Schenectady County

Effort aims to preserve Rotterdam history

Marjorie Schmid still vividly recalls the day in July 1986 when excavators came to tear down the Cam

Marjorie Schmid still vividly recalls the day in July 1986 when excavators came to tear down the Campbell Mansion.

For more than 150 years, the 26-room, brick-and-stone structure overlooked the estate once owned by Daniel David Campbell. But the property fell into the hands of Wilmorite, a Rochester-based property management company that regarded the historic Rotterdam building as yet another obstacle in the project to build a sprawling shopping mall near Interstate 890.

Schmid and other preservation-minded residents rallied to thwart the mall project but lacked any legal basis to prevent developers from toppling the palatial mansion. In the end, only the mansion’s sturdy 19th century construction slowed the demolition crews from transforming the site into the area that now serves as parking for the food court at Rotterdam Square Mall.

“They figured on doing it in two days, but it took them six,” said Schmid, with a sardonic chuckle. “I guess it was built a little sturdier than they thought.”

Schmid, who lives on a historic estate herself, is the impetus behind a Rotterdam Conservation Advisory Council effort to draft an ordinance that would offer property owners a tool to protect their historic buildings long into the future. The “landmark and historic preservation ordinance” would allow owners to seek a covenant preventing any significant alteration of a protected building without the consent of an independent five-member commission.

The law would require the owners of historic properties to approach the town for the designation. Advisory council member Mary Barrie said the law is aimed at encouraging preservation-minded residents to seek protection under the law, rather than imposing it on property owners that aren’t interested.

“This is not about pushing regulations on citizens that don’t want the designation,” she said.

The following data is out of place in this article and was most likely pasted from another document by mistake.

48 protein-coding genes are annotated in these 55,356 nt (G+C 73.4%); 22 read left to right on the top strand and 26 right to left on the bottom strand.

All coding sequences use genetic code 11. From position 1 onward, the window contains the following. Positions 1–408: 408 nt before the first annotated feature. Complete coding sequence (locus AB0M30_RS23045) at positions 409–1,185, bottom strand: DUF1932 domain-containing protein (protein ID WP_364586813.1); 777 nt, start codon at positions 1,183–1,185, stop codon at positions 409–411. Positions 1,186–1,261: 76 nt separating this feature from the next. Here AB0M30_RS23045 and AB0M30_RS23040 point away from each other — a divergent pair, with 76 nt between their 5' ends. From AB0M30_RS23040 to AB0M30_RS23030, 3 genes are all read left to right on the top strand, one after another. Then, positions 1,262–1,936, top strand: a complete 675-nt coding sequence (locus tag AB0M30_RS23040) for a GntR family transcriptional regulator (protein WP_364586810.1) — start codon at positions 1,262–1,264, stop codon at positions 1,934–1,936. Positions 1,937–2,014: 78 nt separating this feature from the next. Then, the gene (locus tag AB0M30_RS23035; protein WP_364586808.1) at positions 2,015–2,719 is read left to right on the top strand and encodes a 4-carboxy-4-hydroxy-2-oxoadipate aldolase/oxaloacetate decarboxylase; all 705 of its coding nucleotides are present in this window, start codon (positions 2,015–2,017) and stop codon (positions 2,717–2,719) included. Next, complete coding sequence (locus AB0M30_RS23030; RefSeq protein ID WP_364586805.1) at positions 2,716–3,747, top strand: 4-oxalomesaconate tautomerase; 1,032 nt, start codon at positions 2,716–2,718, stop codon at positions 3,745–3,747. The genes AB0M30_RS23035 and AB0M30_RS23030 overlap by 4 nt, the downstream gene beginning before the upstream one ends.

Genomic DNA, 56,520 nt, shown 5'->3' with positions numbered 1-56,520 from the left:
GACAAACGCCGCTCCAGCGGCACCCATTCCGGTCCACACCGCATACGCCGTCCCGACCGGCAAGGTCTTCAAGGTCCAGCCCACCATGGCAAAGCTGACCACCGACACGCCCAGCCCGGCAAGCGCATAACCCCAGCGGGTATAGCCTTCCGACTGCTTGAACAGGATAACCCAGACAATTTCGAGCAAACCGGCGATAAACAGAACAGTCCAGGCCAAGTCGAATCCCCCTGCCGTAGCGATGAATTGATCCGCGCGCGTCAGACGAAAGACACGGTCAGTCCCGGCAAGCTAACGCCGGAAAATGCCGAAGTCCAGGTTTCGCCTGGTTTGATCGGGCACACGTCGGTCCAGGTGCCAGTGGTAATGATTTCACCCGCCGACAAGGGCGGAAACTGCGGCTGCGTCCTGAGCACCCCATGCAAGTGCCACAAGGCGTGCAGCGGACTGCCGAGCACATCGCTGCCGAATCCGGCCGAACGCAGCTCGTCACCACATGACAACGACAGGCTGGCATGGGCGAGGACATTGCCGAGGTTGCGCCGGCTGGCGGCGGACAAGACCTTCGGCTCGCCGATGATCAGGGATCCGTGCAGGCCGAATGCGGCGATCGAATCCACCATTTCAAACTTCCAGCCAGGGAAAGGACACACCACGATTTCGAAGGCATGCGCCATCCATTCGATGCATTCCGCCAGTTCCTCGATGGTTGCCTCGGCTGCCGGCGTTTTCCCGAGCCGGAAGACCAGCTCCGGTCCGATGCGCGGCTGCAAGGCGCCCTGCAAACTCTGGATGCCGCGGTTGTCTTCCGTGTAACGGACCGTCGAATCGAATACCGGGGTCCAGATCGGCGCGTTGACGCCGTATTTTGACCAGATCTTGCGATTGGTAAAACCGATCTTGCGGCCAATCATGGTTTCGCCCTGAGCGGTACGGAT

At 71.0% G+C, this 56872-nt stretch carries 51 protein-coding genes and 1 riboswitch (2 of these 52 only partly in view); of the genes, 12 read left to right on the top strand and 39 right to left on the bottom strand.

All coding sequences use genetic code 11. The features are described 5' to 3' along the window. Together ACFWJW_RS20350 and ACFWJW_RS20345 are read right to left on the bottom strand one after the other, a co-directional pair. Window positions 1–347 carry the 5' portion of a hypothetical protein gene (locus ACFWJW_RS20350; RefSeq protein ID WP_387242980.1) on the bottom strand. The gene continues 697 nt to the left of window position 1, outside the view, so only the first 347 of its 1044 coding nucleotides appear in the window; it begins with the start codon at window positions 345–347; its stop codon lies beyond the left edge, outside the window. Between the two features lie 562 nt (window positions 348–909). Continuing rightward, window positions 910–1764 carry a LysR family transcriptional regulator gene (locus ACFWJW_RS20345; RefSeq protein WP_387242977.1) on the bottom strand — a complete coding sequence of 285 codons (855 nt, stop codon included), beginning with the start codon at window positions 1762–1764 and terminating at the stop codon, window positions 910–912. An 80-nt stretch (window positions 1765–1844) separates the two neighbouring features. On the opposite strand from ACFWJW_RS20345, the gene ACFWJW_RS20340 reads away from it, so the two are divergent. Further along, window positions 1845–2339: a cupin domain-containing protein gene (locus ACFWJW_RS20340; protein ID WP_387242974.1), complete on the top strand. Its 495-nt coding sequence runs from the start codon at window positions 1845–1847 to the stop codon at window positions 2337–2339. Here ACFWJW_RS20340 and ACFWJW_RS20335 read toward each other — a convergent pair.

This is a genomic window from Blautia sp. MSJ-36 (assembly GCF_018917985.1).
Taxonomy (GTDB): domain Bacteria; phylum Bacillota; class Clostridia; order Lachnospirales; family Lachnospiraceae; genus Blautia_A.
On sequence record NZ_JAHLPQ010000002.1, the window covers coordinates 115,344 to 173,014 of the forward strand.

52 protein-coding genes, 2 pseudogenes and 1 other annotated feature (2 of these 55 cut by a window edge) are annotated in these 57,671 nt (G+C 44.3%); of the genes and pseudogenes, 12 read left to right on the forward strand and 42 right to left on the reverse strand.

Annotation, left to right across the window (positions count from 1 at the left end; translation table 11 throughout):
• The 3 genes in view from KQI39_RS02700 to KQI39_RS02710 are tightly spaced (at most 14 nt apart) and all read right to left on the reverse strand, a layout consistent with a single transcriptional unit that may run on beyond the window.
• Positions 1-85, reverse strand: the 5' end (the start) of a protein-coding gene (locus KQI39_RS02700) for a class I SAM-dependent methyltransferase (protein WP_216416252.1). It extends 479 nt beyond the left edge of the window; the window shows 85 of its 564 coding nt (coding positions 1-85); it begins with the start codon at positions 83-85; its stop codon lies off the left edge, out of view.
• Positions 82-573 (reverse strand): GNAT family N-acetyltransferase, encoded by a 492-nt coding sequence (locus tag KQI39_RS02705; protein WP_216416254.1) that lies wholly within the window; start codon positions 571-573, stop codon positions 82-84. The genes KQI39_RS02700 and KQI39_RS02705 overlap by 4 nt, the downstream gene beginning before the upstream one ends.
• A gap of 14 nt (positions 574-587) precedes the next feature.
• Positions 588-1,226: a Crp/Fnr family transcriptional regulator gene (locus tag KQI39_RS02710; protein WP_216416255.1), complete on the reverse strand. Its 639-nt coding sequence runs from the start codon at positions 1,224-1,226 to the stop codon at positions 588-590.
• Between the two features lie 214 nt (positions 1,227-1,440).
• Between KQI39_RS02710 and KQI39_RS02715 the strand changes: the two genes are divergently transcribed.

Rotterdam still has a number of historic buildings that date back to the early 19th century and even the pre-Revolutionary War era. Though many of the structures erected by the Rotterdam’s first Dutch settlers have disappeared, some remain insulated from the 20th century development pressures that transformed the largely agrarian town into the urban landscape that exists today.

Many of Rotterdam’s existing historic structures remain along the hillside area known as Schonowe. These buildings include the 305-year-old Teller-Schemerhorn-Horth Homestead, the 273-year-old Bradt House and the 179-year-old Schemerhorn Mansion.

Rotterdam Junction is also characterized by its historic properties. Among them is the 17th-century-built Mabee Farmhouse.

Other areas of the town still bear the remnants of long forgotten historic structures. Rotterdam still has two preserved locks from the old Erie Canal basin, while the early 19th century foundation of the Van Patten Tavern remains in a wooded area near the present-day Lock 8.

County Historian Don Rittner lauded the effort to establish the ordinance and suggested that the town could offer incentives for restoration projects involving historic properties. He said similar laws have been enacted in other communities throughout the Capital Region, including Clifton Park in Saratoga County.

“It fosters pride in a community because people know the government of the town is actually looking to appreciate the historic resources and has built in rewards for those who have taken good care of them,” he said.

Creating clusters of historic properties or historic districts could also provide the town with an avenue for attracting heritage tourism. Rittner said the county as a whole could garner tourist traffic by designating its historic sites and then marketing them to visitors.

“It does open you up to a lot of possibilities,” he said.

Barrie said the advisory council is still mulling a draft of the law, but she expects to solicit public comments on the law sometime before the summer in anticipation of presenting it to the Town Board for adoption.

“This is the very beginning,” she said.

Supervisor Steve Tommasone is receptive to creating a law to protect Rotterdam’s past. He said the law could help raise local awareness of the rich history of the the town.

“There are a lot more historic properties out there than the people know about,” he said.

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